Fear and Loathing in Equities
Fear and Distrust
CreditDonkey is a financial education website that recently conducted a survey questioning over 1,200 Americans about what scares them the most. At the top of the list was investing in the stock market, with 37% of the respondents agreeing that they feared equities.
For scale, the survey also indicated that 46% also fear death and 49% are afraid of heights. Apparently, more than one in three Americans consider investing in equities to be only slightly safer than using dental floss to bungee jump off the Golden Gate Bridge.
The reasons for investor fears are not overly surprising, as respondents cited the perceived high risks involved. Common responses included, “I’m afraid of losing money,” and, “I don’t have time to watch the market.” Others stated that they don’t trust someone else making investment decisions for them.
Two additional less sanguine results are that 73% consider investing in the stock market to be a form of gambling, and 31% believe that the stock market is rigged.
Let’s address these concerns one-by-one. First, in no way whatsoever is the stock market rigged. The U.S. equity market is much too large to be manipulated to the point where only a few profit on a consistent basis. That’s not to say that it’s immune to illegal activity, because it does quite often occur. However, it’s usually so small or short-term focused that a long-term investor would not be impacted.
Second, the stock market is absolutely used as a gambling medium by day traders, because there is simply no way that anyone can predict the short-term movements in markets or single stocks on a consistent basis.
However, those investors who follow the fundamentals of companies and ignore the day-to-day market movements are not gambling. Rather, they are creating an investment thesis and constantly observing its progress as it plays out. The difference may appear to be subtle but rest assured the two strategies couldn’t be more different.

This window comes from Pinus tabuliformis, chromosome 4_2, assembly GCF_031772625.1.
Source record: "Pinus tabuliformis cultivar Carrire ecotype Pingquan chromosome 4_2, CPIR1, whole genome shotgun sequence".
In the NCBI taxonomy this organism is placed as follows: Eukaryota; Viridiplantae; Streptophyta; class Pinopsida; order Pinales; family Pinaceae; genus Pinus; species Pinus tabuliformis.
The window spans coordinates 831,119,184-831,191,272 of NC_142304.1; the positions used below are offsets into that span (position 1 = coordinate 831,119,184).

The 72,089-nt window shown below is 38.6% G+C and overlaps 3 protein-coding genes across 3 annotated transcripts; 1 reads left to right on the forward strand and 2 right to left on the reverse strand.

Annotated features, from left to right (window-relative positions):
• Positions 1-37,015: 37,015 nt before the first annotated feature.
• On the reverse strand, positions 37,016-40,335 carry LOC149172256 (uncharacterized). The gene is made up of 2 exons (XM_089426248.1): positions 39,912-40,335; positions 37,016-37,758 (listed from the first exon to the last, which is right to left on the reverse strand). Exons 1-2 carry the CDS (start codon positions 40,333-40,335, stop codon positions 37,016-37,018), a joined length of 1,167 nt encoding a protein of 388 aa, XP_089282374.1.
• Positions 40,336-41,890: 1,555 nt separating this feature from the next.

In regards to the “fear” component of the market, take a look at the chart below which shows the return on the S&P 500 compared to gold from 1980 through 2014:
The black line shows the return on gold has been 128% over the 34 year period, and the yellow line represents the S&P 500 return, which is over 1,800%. Even through the madness of the dot-com bubble and the financial crisis, investors have realized a higher average annual return in stocks than in gold, bonds, and most other forms of investments.
However, building profitable stock portfolios is not easy, and success typically requires a tremendous amount of education, skill, and experience. Those who lack these traits will most likely fall victim to one or all of the following: (1) fear, (2) panic, and/or (3) greed.
Simply put, the emotions that caused those respondents to say that they feared the stock market are likely the same reasons they have lost money in the past.
Up in the Air
Another common fear is the fear of flying, which usually ranks up there with public speaking and spiders. In three rather interesting ways, flying and investing in stocks are quite similar:
There’s no question that risks exist in the stock market. The U.S. will fall into another recession at some point in the future, and there will most certainly be another Enron and/or Bernie Madoff. These events will catch headlines and boost financial news network ratings just as they have in the past, but they will most likely be just as temporary as those that have come to pass.
The bottom line is that emotions are the reason investors lose money, and a well-diversified portfolio that is managed for the long run by a professional is the best recommendation to help investors overcome their fear of the stock market.
NOTE: Copy and paste this web address into a browser to access the survey results http://www.creditdonkey.com/afraid-investing.html
This commentary is not intended as investment advice or an investment recommendation. It is solely the opinion of our investment managers at the time of writing. Nothing in the commentary should be construed as a solicitation to buy or sell securities. Past performance is no indication of future performance. Liquid securities, such as those held within DIAS portfolios, can fall in value. Global Financial Private Capital is an SEC Registered Investment Adviser.
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